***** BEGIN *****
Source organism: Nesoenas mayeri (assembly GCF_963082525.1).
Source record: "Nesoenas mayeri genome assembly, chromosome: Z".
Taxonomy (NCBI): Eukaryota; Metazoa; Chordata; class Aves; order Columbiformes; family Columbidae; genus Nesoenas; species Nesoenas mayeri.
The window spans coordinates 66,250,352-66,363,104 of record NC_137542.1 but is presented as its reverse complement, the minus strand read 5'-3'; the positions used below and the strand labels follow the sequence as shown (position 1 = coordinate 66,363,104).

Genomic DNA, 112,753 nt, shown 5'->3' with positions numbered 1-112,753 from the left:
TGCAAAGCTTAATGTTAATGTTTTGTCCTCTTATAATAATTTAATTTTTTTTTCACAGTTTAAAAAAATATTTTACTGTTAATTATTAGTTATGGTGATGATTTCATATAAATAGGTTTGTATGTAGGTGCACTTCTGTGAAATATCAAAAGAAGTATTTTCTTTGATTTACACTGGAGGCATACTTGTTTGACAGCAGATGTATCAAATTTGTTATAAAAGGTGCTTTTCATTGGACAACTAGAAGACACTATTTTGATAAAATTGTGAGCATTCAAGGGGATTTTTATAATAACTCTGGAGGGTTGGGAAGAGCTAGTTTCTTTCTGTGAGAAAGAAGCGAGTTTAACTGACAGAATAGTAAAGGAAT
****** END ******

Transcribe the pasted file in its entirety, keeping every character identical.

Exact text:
Source organism: Nesoenas mayeri (assembly GCF_963082525.1).
Source record: "Nesoenas mayeri genome assembly, chromosome: Z".
Taxonomy (NCBI): Eukaryota; Metazoa; Chordata; class Aves; order Columbiformes; family Columbidae; genus Nesoenas; species Nesoenas mayeri.
The window spans coordinates 66,250,352-66,363,104 of record NC_137542.1 but is presented as its reverse complement, the minus strand read 5'-3'; the positions used below and the strand labels follow the sequence as shown (position 1 = coordinate 66,363,104).

Genomic DNA, 112,753 nt, shown 5'->3' with positions numbered 1-112,753 from the left:
TGCAAAGCTTAATGTTAATGTTTTGTCCTCTTATAATAATTTAATTTTTTTTTCACAGTTTAAAAAAATATTTTACTGTTAATTATTAGTTATGGTGATGATTTCATATAAATAGGTTTGTATGTAGGTGCACTTCTGTGAAATATCAAAAGAAGTATTTTCTTTGATTTACACTGGAGGCATACTTGTTTGACAGCAGATGTATCAAATTTGTTATAAAAGGTGCTTTTCATTGGACAACTAGAAGACACTATTTTGATAAAATTGTGAGCATTCAAGGGGATTTTTATAATAACTCTGGAGGGTTGGGAAGAGCTAGTTTCTTTCTGTGAGAAAGAAGCGAGTTTAACTGACAGAATAGTAAAGGAAT